Comments Email Print

SO PAULO, BRAZIL — In the mid-1970s, when Brazil effectively closed its borders to imports, the German blow molding machine maker Bekum Maschinenfabriken GmbH faced a dilemma.

Bekum was importing into Brazil. Then in 1974, Brazil's economy turned inward, as the government stepped up its ``import substitution'' program to strengthen local industry. The move jacked import costs way up, in some cases doubling the price of imported equipment.

``We had to decide. We considered this an important, growing market for us,'' said Dietrich Pertschy, Bekum's financial executive and international controller. ``We had to make up our mind — should we [set up] production here in this country, or should we lose this market?''

Bekum took the long-term view. The firm opened a plant in SÌo Paulo in 1975. A few other German and U.S. plastics machinery firms started Brazilian manufacturing, but a number of those pulled back out in the 1980s.

Bekum do Brasil Indstria e Comrcio Ltda. is a wholly owned subsidiary of Berlin-based Bekum. The company stayed through the ups and downs, through hyperinflation that some years topped 1,000 percent, through a closed market for components.

Today, inflation is under control and Brazil's borders are opening. Making machines in Brazil is a hot topic once again, as Bekum just keeps pumping out blow molding machines for bottles, containers, and industrial parts. But it was not easy.

``We started out in 1975 and it took us four to five years to become successful,'' said Pertschy, who helped start the operation.

Initially, Bekum opened a small plant to build machines for blow molding PVC and high density polyethylene bottles. The firm was allowed to ship in many high-technology parts that were not yet available in Brazil. But Bekum had to find many components stamped ``made in Brazil.''

Pertschy said the big challenges were finding local suppliers and learning how to do business under runaway inflation. Particularly alien to corporate thinking in Germany was the inflation, with prices and wages rising more than 50 percent a month.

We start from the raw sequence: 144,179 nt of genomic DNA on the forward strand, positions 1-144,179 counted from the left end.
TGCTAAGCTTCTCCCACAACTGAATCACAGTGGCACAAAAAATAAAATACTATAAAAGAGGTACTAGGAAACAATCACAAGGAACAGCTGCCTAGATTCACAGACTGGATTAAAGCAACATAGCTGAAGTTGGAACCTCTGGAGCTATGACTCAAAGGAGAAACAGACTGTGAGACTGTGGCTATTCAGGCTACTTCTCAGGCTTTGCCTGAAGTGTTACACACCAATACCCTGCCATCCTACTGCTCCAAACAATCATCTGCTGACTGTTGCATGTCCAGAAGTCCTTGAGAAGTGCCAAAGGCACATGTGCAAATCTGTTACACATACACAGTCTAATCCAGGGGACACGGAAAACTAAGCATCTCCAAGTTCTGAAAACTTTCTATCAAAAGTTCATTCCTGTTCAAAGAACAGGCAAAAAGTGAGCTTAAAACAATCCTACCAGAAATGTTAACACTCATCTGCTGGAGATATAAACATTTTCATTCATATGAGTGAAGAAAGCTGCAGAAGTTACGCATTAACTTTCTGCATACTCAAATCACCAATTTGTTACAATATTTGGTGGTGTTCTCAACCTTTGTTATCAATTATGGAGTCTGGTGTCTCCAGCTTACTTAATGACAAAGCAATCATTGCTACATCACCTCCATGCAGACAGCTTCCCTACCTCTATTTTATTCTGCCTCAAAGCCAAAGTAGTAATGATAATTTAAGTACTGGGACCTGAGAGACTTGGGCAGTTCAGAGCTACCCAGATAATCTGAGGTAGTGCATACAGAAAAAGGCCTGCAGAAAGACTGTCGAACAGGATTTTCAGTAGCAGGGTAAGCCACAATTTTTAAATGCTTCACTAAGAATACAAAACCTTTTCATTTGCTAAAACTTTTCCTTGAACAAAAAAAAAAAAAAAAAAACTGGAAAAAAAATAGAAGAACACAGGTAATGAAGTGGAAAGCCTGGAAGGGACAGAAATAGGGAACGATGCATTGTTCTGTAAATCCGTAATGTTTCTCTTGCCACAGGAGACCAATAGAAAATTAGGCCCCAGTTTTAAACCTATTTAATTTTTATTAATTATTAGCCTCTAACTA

``It was a hard learning process, because in 1975 when we started here, there was no reliability of suppliers,'' Pertschy said in an interview at Bekum do Brasil. ``You had to check everything [for quality].

``It was a hard learning curve to train all the suppliers in the quality we needed, because that was one of our most important goals here — that the quality of the Brazilian machines is exactly the same as we are going to produce in the U.S., or in Germany, or anywhere all over the world. And that was the hard part,'' he said.

But now Bekum has the experience, and the local contacts, to capitalize on Brazil's new economic growth. Bekum do Brasil competes against about 12 domestic blow molding machinery makers. Brazilian blow molders buy about 300 machines a year.

In 1980, Bekum do Brasil moved into its current 28,000-square-foot assembly and machining plant. The firm also has a second facility nearby that is used to warehouse subassemblies, but could be converted to manufacturing.

Bekum do Brasil employs 245 making machines for blow molding HDPE, PVC, two-stage machines for PET bottles, and larger machines to mold fuel tanks and other industrial vessels. The company does not release annual sales or units produced.

Growth in Brazil's PET bottle market for soft drinks has been well-documented. But the fastest growth now is coming from PET bottles for mineral water, sports drinks and edible oils, said Francisco De Souza, general manager of Bekum do Brasil.

This year, the German parent, owned by Gottfried Mehnert, is investing $2 million into the SÌo Paulo plant. Pertschy said Bekum officials decided early on to pass all its know-how to SÌo Paulo.

``Based on the decision of the government, it was very clear to us that we had to transfer technology to Brazil, and we had to expand our machine program, even if it meant only two or three machines a year for a certain type of machine,'' Pertschy said. ``We had to transfer all the technology to this country to keep this market, because we were in the driver's seat.''

Bekum also decided that Brazilians should run the factory.

``You can produce machines as good as you may produce it all over the world,'' Pertschy said. ``But if your sales department is not able to handle the inflation picture, you would lose everything you gained at a productive facility, through your sales. Because if you have 1,000 [percent] inflation a year and you are [financing the machine], not selling it for cash, then you may lose even more money than you ever invested. That's the problem.''